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Canada Moving Toward Asbestos Ban

Labor unions in Canada have a new ally in their years-long effort to prohibit the use of products in the workplace that contain asbestos. Prime Minister Justin Trudeau said a nationwide ban on the carcinogen is in the works.

“We’ve actually made the commitment that we are moving forward on a ban,” Trudeau said while speaking at Canada’s recent Building Trades Unions Legislative Conference. “We know that its impact on workers far outweighs any benefit that it might provide.”

And now for the first time, so does the public. Just released, first-ever research on the economic toll of asbestos-related illness in Canada finds that diseases like mesothelioma and lung cancer cost the country at least $1.7 billion every year. Occupational asbestos exposure is attributed to nearly 85 percent of mesothelioma cases in men and 40 percent of cases in women. Asbestos also causes asbestosis and has been linked to certain laryngeal and ovarian cancers.

LIUNA General Secretary-Treasurer and LHSFNA Labor Co-Chairman Armand E. Sabitoni
LIUNA General
and LHSFNA Labor
Armand E. Sabitoni

“Asbestos-related diseases are particularly dangerous, as they can appear 20 years or more after exposures have ceased,” says LIUNA General Secretary-Treasurer and LHSFNA Labor Co-Chairman Armand E. Sabitoni. “Many construction jobs can put workers at high risk for asbestos exposures and, down the road, serious illness. We are pleased that Canada is taking steps to protect their health.”

A Wonder Material and a Killer

Asbestos is known for its heat resistance and tensile strength, and for years it was commonly used in everything from oven mitts and ironing boards to insulation and roofing materials. At the same time, it was making lots of people sick, and continues to do so today. According to the Canadian Labour Congress, more than 2,000 Canadians die every year from diseases linked to asbestos. Asbestos exposure is the number one cause of occupational death in Canada.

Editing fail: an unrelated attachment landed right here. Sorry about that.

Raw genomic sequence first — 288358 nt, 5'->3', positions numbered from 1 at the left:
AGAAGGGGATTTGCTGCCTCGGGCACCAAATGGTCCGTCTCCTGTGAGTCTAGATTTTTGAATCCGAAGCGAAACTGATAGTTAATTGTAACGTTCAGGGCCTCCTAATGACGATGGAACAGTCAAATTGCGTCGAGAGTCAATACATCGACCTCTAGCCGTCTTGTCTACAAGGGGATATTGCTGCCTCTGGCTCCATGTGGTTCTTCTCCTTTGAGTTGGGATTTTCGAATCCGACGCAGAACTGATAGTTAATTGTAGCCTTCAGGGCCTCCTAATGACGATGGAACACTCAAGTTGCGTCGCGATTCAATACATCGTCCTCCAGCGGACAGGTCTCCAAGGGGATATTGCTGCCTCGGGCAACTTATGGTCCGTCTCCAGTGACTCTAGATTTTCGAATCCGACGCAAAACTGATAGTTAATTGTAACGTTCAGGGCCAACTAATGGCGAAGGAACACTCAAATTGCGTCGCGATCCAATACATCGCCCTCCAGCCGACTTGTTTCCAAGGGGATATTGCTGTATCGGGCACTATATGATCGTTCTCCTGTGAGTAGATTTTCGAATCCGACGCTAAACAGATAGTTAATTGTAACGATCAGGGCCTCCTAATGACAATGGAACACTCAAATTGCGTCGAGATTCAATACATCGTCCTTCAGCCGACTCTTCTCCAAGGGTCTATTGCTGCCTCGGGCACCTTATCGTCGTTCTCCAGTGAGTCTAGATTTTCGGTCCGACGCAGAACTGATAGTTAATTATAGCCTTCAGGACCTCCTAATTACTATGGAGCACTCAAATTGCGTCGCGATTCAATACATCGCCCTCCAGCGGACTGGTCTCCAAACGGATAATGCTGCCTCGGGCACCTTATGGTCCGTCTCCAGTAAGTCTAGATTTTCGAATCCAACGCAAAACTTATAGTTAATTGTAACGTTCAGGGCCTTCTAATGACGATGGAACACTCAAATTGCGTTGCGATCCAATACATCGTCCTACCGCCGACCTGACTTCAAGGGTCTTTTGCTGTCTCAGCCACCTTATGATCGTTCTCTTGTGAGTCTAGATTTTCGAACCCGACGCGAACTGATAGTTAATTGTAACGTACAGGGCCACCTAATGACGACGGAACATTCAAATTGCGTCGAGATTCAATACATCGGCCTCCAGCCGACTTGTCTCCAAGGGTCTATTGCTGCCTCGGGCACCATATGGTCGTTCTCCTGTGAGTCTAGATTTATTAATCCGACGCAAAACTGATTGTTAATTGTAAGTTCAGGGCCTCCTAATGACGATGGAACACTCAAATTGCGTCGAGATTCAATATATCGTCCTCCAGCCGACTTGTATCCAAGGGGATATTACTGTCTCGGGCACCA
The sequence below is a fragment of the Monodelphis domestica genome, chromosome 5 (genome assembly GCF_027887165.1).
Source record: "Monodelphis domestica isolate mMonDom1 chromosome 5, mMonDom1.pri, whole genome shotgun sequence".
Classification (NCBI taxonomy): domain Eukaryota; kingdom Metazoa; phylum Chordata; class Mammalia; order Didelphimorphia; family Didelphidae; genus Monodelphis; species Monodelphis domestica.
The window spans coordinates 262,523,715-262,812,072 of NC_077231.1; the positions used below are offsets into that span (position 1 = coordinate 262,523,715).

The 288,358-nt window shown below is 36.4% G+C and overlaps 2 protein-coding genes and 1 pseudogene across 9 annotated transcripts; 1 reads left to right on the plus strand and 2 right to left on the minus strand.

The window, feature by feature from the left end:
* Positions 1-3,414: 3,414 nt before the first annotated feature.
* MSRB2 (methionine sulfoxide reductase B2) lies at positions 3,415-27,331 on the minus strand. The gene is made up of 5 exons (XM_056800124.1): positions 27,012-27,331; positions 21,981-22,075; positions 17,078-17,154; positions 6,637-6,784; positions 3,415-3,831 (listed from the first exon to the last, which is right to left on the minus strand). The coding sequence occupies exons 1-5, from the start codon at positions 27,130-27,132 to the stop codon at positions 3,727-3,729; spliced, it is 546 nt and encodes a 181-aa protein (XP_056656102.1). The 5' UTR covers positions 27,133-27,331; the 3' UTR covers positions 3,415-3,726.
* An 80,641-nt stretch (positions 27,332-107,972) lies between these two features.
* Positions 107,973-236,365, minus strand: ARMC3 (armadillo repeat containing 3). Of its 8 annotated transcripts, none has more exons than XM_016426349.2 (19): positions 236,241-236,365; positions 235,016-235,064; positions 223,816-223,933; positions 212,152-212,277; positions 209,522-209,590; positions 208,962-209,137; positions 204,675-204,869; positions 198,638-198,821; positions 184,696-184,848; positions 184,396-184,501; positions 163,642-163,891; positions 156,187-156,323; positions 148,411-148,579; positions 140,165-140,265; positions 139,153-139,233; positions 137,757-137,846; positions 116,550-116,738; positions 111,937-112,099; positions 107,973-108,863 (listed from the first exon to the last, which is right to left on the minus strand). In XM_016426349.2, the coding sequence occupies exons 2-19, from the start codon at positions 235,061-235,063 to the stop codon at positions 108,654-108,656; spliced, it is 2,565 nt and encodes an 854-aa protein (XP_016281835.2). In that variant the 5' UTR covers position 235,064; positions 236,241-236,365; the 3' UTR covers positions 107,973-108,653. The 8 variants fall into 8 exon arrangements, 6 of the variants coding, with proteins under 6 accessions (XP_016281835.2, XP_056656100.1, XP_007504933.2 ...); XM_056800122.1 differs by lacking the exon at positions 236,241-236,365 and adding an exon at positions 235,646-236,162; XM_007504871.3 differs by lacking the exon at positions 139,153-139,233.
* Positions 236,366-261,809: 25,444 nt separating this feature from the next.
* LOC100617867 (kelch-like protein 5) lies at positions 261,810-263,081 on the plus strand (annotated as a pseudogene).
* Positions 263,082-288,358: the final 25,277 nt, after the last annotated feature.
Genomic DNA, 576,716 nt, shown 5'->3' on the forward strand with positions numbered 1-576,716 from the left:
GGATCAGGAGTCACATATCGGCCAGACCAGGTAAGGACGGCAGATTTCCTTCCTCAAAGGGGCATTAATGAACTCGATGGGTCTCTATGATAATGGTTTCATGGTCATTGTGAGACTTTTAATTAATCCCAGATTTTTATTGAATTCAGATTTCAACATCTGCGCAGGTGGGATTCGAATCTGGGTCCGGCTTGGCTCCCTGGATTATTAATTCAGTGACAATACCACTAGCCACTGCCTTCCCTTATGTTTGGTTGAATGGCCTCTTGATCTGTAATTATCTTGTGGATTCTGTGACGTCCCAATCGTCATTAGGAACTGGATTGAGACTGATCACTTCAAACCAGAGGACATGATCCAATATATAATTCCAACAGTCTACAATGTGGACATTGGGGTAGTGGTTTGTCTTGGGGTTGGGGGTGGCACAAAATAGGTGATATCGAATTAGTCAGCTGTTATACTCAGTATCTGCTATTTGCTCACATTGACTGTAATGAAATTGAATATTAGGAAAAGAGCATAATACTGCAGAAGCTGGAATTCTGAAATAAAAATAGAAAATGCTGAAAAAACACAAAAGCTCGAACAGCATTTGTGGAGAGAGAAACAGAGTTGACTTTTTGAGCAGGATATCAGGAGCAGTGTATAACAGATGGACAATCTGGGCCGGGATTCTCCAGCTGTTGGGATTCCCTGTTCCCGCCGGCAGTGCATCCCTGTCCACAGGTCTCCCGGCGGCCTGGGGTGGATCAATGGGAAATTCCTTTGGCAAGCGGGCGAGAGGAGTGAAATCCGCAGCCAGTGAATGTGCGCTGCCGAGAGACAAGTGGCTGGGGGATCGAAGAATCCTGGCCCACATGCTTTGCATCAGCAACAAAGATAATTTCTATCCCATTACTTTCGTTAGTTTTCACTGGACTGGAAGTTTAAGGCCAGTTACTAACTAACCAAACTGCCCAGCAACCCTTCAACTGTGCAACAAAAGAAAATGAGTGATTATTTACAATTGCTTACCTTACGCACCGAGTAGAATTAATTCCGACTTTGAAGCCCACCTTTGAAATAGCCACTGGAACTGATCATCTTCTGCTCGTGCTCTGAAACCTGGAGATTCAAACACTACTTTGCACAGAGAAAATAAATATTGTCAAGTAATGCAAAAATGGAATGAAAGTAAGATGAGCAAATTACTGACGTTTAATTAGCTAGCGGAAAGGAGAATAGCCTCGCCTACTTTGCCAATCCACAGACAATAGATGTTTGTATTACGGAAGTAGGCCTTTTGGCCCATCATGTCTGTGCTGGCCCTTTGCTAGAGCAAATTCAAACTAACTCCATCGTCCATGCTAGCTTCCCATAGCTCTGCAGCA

While the U.S. and Canada no longer mine asbestos, both countries continue to import products that contain it. But while U.S. use of asbestos-containing products is decreasing, Canada’s reliance has grown. Between 2011 and 2015, Canadian imports of products containing asbestos, including brake pads, cement pipes and tiles, grew from $4.7 million to $8.2 million.

A Step in the Right Direction

As of April, asbestos has been banned in all new government construction and government renovation projects in Canada. However, because it can still be used in other new construction, construction workers continue to be at high risk for exposures. They can also be exposed during demolition projects and renovation of old buildings.

Minimizing Exposure Risk

The Canadian Centre for Occupational Health and Safety requires that anyone working with asbestos be educated and trained on:

  • The hazards of asbestos exposure
  • How to identify asbestos-containing materials

Personal hygiene and work practices, including the specific work procedures to avoid exposure

  • The operation of required engineering controls
  • The use, cleaning, maintenance and disposal of protective equipment and clothing
  • Disposal procedures for asbestos-contaminated materials
  • The purpose and significance of any required health monitoring

Exact requirements vary depending on local jurisdiction. Workers who are concerned about asbestos exposure should discuss the situation with their employer and with their union representatives. For more information, order the Fund’s Asbestos in Construction Health Alert from the online Publications Catalogue at

[Janet Lubman Rathner]

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